When I was a kid growing up in Richmond, Virginia in the mid-1970s, I was obsessed with my local horror host, The Bowman Body.  His show, Shock Theater came on Saturdays at midnight, right after Soul Train, and I rarely made it til the end — the movies were always so bad I fell asleep. Bowman, however, made it all worthwhile.   A dead ringer for Bob Newhart, he was balding and nebbishy, wore a black unitard and white sneakers and told really painfully corny jokes.  But staying up that late watching horror movies felt like an initiation of sorts.  I was being invited to witness something terrifying (I still have nightmares of Tallulah Bankhead in Die, Die My Darling!) in the safety of my own living room.  I was nine or ten, too young for boys and sex, but ripe for mystery and transgression.  I instinctively knew this was where I was heading, the world beyond childhood.  And of course the horror host is a modern day Virgil leading you into the dark wood and out again.  As a grown-up, I thought a lot about the death of regionalism and the onslaught of global media.  How all those wonderful characters from my childhood — Sailor Bob and Bozo the Clown and Bowman Body — were gone for good.  It seemed to me the torch of late night horror had been passed to the news.  First to Ted Koppel’s Nightline, the news that came after the news (with its ticking clock on the Iran hostage crisis) and then to CNN and FoxNews and the rest — info-tainment models that took fear to a whole new level, and have probably done more to boost the sales of sleeping pills and anti-anxiety medications than anything else in the history of our country.

What was the most challenging aspect when it came to this novel?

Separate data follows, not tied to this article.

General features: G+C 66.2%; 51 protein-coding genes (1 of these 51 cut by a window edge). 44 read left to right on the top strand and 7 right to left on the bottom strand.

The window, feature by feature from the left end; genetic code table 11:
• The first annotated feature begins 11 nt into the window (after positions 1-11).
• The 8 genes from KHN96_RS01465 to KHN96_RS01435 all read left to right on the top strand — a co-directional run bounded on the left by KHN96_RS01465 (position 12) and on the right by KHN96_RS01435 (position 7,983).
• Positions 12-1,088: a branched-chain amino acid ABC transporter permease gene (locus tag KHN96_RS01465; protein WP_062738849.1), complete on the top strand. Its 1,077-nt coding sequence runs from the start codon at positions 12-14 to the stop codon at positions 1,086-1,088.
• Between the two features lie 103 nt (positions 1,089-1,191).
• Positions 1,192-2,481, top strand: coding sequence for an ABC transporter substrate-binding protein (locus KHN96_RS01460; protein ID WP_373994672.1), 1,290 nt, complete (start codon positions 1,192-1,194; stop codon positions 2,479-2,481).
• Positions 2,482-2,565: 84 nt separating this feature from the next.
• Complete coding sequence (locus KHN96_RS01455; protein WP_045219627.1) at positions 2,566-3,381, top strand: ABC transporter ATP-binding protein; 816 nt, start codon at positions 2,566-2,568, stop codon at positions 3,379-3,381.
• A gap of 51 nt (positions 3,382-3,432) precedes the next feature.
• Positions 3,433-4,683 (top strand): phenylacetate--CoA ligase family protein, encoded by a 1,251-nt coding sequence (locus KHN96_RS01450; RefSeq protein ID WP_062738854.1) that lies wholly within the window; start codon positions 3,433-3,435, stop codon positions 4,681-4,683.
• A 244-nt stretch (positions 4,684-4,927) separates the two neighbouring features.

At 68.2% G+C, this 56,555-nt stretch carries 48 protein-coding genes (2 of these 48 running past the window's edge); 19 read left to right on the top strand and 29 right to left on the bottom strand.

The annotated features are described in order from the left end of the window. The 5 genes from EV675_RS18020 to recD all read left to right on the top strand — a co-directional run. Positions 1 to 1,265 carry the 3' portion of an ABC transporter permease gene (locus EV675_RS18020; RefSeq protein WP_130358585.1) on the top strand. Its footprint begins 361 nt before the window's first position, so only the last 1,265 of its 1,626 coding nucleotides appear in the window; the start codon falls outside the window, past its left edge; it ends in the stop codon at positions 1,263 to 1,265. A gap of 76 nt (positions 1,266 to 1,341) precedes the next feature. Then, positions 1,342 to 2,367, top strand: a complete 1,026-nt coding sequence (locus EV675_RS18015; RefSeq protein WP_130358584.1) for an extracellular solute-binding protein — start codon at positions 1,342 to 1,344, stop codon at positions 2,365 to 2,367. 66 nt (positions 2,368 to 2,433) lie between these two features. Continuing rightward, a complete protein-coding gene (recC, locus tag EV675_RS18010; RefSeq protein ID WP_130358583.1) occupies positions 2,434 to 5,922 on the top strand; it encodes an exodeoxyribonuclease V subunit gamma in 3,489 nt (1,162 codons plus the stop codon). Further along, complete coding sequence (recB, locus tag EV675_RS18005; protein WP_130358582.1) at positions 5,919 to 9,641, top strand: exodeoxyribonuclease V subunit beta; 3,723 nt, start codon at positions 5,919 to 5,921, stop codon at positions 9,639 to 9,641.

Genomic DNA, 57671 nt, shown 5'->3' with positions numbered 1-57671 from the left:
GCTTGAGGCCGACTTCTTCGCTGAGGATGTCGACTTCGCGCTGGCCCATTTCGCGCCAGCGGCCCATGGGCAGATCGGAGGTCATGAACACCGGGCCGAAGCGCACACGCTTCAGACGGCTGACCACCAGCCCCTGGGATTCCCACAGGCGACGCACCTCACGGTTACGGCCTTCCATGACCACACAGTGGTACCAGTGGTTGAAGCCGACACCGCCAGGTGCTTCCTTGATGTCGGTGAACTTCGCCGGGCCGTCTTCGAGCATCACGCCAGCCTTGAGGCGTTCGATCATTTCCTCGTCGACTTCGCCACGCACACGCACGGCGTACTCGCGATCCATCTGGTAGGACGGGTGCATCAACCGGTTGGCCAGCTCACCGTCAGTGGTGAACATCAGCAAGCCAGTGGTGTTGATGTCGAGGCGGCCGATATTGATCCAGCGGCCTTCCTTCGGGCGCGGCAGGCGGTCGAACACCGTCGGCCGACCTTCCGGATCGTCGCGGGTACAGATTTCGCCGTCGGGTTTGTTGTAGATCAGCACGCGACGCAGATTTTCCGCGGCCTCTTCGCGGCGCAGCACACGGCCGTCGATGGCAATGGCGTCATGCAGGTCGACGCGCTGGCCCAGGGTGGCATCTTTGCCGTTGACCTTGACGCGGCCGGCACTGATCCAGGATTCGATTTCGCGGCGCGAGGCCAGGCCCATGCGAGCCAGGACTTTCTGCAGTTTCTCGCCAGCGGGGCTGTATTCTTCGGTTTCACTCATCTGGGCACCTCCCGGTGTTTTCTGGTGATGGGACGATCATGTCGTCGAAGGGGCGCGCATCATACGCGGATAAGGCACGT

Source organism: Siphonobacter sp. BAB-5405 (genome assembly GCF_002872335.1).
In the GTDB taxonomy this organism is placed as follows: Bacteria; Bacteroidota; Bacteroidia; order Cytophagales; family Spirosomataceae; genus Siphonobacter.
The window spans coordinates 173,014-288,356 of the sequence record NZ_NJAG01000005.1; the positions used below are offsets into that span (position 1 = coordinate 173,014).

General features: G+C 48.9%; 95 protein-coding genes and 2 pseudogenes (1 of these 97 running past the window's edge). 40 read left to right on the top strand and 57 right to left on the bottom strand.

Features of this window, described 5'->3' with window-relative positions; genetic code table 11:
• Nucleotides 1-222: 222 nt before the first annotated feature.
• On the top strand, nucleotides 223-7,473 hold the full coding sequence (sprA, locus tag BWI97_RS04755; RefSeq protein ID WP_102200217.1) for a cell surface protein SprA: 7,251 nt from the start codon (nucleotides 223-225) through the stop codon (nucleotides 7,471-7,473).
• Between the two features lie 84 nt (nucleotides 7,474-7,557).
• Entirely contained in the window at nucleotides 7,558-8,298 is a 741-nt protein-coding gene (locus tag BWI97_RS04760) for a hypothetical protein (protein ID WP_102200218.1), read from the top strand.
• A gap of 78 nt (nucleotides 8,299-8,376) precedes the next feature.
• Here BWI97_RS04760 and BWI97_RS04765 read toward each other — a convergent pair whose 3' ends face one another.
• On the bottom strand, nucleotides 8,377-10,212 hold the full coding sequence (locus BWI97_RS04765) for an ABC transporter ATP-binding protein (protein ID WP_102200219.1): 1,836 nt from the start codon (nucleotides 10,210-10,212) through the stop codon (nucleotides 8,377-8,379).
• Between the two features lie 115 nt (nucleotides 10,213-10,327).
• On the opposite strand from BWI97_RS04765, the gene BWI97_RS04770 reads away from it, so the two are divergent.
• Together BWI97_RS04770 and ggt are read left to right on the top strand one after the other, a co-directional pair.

I originally conceived of this book as a more straightforward historical novel based around a Depression-era family of ginseng hunters.  When I started the book, I had three children under two, and one of my twin sons was undergoing a major health crisis.  I was about as strung out and terrified as I’d ever been in my life and didn’t feel I could afford to take any risks with my work.  But then I realized if I played it safe right then, I’d consign myself to being a fearful little writer for the rest of my life.  It was probably a choice made as much out of sleep-deprivation psychosis as anything else, but I threw out the safe book and incorporated two other characters I hadn’t been able to shake as much as I tried — Eddie, aka Captain Casket, and Wallis, a career driven 24 hour news anchor destabilized by motherhood.  At first I couldn’t see how these three storylines fit together, but then I realized I was writing about a family and the arc of fear in the 20th century.  It begins with Cora telling ghost stories in the mountains, moves to Eddie who defangs scary movies during the golden age of regional, independent television, and ends with Wallis, who peddles anxiety and terror on a global scale.  Dealing with the constant time shifts was extremely challenging,  but I wanted the reader to make the thematic connections that would arise from the juxtaposition of these three stories.  I’d been reading a lot about neurobiology and learned that the chemical loops of memory are always on and running, like a million movies playing silently in the background, ready to be retrieved in an instant.  There is really no biological distinction between past and present.  Moreover, we carve our neural pathways by walking and re-walking certain memories more than others, which is why trauma can become so deeply entrenched. This suggested  gorges and mountain paths to me and so landscape along with the folklore it generated, became an organizing principle.  We are leaping around in time and chemical impulses are leaping synapses and characters are leaping chasms in this book.   I took a lot of risks with the writing of it and it came from a very raw and honest place in my life.  It was maybe a little bit of a personal exorcism for me.  But there were times, especially writing Cora’s midnight rides,  where I almost felt like I was casting a spell — I got so caught up in it.